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Joint custody does not stress kids out most, study claims

For years, there has been a prevailing thought that joint custody creates a lot of stress for children, which is why some people oppose it. In essence, because kids live at two homes and have to travel back and forth so much, people assume this elevates their stress levels and takes away the consistency that they need.

At least one study says this is not true. It says that it's actually better for kids to live with both their mother and father, even if that means travel time and having two homes.

Stress can be hard to track, so researchers looked at numerous factors in their study. These included:

  • When kids felt sad
  • When they felt dizzy.
  • If they felt tense.
  • If they had trouble concentrating.
  • If they had no appetite or frequent stomachaches.
  • If they suffered from headaches.
  • If they had any problems sleeping.

The study did show that kids who lived with both parents at the same time -- termed a "nuclear family" for the study -- had the fewest issues to report. However, kids who split time between both parents' homes were second on the list. Those who only lived with a single parent had the most psychosomatic issues, suggesting that it actually stressed them out far more not to spend time with the second parent.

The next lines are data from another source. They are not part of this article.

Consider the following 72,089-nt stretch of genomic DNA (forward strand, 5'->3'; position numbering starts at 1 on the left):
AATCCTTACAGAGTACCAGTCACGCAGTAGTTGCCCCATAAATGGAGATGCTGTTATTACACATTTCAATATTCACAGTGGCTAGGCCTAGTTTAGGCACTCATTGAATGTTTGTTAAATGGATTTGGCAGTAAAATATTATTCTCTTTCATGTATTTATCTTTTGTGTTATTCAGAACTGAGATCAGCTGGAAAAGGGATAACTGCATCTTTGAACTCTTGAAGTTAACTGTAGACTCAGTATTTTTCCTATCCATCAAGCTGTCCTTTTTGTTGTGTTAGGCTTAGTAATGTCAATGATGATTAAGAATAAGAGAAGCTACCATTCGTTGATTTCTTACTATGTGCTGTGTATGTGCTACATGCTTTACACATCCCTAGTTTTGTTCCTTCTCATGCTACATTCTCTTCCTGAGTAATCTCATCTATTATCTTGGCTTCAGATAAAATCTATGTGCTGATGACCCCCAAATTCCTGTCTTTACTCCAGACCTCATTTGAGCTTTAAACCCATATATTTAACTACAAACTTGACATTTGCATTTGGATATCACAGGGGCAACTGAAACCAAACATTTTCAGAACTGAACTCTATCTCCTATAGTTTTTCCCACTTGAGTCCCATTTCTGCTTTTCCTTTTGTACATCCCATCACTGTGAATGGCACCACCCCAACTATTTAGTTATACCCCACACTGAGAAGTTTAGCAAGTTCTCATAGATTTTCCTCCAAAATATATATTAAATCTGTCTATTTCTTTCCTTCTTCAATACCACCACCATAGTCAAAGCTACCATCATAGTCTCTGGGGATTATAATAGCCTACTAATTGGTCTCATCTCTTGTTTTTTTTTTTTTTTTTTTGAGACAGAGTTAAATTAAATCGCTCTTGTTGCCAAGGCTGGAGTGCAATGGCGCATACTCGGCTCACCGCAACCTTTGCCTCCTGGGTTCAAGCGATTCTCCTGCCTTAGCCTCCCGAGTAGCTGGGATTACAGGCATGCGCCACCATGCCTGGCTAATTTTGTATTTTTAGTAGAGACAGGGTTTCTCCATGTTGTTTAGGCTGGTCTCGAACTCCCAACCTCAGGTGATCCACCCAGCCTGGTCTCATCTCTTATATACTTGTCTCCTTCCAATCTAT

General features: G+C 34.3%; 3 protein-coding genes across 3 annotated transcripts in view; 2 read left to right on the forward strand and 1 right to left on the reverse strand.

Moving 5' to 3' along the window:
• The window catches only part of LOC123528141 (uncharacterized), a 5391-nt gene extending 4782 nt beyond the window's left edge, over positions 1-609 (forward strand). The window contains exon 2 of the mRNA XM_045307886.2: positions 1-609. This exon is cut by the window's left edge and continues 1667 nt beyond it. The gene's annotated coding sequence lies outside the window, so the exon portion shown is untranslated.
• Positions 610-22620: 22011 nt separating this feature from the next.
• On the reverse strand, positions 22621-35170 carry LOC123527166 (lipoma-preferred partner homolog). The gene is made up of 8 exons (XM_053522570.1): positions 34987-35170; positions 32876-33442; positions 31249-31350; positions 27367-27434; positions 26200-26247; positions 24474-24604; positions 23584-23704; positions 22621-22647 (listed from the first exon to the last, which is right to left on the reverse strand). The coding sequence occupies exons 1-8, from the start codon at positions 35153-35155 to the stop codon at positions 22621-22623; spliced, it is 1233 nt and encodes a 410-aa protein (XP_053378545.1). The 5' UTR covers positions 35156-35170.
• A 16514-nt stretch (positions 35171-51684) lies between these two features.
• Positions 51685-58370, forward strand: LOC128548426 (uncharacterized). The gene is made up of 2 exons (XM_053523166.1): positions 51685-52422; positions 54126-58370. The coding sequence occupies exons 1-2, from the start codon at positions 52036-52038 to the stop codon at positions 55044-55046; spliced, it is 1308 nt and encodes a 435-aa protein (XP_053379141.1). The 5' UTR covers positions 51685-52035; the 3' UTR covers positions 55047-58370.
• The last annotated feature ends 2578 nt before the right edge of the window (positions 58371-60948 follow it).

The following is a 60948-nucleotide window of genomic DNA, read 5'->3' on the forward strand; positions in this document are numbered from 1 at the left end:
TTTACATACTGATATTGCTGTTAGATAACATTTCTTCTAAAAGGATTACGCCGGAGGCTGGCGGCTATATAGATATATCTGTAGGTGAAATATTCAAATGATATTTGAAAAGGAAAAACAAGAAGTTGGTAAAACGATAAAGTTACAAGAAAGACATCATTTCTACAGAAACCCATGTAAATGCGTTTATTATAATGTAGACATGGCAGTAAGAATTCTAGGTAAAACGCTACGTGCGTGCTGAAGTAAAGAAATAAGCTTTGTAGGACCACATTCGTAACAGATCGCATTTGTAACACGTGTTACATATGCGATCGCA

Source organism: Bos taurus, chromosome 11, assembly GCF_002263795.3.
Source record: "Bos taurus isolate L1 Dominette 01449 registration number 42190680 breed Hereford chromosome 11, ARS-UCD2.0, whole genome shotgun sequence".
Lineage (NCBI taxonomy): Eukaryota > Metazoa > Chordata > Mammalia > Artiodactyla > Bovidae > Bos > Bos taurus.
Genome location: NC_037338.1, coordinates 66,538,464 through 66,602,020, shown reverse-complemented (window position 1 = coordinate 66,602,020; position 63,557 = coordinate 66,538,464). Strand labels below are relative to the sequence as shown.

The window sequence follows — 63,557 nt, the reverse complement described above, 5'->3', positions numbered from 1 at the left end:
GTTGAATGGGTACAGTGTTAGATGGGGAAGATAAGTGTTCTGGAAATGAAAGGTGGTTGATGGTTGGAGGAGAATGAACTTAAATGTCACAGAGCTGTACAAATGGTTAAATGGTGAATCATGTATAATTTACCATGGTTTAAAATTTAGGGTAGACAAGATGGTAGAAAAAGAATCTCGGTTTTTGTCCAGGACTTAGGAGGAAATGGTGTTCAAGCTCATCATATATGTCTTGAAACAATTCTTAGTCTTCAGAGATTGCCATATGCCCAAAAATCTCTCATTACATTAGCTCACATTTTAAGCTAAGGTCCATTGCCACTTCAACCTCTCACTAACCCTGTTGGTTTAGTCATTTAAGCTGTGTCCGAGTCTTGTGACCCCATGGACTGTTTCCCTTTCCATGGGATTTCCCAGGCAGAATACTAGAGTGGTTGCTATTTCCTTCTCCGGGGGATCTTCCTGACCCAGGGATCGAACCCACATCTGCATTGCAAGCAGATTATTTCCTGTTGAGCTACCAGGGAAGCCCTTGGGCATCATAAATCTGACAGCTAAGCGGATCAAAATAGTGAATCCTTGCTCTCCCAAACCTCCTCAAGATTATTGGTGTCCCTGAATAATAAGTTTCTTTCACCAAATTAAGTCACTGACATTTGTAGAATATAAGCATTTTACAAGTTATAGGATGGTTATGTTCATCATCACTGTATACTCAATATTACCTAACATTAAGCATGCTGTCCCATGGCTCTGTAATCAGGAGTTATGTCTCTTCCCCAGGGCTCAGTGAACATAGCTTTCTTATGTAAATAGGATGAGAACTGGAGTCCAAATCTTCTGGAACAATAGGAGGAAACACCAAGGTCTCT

This is an important study because the goal of a child custody case is to look at the best interests of the child, not the parents. If joint custody causes them the least stress and related issues, it could be the best option when there are not significant factors -- like abuse -- working against it.

Source: Time, "This Divorce Arrangement Stresses Kids Out Most," Mandy Oaklander, accessed Nov. 08, 2017

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